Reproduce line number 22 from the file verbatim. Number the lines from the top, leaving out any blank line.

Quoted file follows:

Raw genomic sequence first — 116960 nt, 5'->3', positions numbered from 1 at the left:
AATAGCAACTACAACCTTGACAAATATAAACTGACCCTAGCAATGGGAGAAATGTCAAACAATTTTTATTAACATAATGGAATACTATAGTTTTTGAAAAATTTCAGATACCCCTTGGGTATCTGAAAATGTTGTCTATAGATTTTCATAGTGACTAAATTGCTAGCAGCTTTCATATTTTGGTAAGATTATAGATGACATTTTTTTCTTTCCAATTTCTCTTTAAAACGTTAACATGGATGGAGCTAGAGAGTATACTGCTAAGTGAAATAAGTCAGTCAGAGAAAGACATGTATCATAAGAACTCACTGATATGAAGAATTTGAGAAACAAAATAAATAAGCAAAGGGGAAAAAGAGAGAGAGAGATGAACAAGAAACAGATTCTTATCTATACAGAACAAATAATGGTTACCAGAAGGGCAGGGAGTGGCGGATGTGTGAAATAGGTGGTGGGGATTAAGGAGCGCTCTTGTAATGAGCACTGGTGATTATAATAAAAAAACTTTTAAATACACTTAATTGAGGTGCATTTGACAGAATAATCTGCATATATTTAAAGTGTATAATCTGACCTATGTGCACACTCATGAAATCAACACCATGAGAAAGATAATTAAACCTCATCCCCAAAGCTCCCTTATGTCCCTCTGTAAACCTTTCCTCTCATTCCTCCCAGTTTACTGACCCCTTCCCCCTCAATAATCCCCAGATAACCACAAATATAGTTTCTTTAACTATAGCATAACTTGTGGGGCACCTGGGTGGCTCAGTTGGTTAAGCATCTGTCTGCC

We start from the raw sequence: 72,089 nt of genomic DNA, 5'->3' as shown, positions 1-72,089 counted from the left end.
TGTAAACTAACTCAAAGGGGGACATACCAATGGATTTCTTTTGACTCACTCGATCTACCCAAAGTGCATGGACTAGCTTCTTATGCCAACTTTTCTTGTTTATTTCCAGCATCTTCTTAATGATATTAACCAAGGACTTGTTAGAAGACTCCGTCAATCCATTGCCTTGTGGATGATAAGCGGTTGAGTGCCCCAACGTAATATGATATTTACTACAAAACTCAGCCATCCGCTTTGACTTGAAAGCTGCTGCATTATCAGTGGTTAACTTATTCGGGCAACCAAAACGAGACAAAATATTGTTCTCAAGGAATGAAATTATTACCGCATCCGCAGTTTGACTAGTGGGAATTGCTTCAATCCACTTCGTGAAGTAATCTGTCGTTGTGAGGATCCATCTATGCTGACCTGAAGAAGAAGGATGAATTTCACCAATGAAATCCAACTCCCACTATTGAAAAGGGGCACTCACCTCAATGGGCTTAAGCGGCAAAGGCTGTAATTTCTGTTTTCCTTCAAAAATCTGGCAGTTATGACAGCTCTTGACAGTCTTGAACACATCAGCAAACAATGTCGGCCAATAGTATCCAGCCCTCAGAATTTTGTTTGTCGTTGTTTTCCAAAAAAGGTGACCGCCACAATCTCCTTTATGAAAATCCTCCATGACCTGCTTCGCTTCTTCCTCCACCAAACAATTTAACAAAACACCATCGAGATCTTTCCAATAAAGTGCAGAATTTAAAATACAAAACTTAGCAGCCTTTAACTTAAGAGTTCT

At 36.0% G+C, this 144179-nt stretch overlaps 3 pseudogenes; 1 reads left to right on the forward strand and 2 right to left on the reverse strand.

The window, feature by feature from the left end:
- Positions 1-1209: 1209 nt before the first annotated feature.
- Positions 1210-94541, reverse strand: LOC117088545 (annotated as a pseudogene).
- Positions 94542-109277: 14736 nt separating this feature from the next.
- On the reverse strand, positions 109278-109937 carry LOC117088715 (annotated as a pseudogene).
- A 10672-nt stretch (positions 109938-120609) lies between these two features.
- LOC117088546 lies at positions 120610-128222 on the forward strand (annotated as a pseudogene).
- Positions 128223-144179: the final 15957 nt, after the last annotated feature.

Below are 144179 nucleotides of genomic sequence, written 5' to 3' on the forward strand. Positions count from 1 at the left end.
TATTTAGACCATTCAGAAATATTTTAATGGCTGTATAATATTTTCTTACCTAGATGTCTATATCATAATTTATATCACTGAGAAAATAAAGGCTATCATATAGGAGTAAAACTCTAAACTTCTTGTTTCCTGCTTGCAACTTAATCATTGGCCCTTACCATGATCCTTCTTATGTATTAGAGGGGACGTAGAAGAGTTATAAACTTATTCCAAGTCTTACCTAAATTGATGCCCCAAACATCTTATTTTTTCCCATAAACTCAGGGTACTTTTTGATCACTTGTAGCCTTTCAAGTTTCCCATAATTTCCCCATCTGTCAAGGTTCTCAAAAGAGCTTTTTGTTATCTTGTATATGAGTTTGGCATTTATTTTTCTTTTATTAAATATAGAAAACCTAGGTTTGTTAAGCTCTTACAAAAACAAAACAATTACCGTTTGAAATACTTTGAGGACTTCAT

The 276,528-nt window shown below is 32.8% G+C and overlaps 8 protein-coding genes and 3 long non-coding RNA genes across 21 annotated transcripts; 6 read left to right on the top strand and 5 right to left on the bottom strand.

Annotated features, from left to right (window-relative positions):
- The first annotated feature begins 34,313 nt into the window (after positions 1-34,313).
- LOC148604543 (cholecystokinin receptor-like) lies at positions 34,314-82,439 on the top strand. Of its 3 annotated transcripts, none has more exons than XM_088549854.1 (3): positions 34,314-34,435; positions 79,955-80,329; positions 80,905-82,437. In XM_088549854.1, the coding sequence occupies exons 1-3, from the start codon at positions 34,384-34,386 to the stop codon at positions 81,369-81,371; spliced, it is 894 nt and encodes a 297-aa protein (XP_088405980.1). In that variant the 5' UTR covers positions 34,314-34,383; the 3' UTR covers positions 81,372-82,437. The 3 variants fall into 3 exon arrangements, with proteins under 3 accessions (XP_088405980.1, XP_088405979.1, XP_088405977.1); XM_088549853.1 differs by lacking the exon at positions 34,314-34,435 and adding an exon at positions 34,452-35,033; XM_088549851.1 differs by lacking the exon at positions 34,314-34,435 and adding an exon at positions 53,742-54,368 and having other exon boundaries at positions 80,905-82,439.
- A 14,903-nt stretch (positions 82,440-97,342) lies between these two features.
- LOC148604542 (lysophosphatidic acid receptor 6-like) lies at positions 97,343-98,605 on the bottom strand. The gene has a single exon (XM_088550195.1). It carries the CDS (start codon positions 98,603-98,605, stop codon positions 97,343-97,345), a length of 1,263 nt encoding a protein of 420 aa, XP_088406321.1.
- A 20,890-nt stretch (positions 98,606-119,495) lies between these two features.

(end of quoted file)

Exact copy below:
- A 20,890-nt stretch (positions 98,606-119,495) lies between these two features.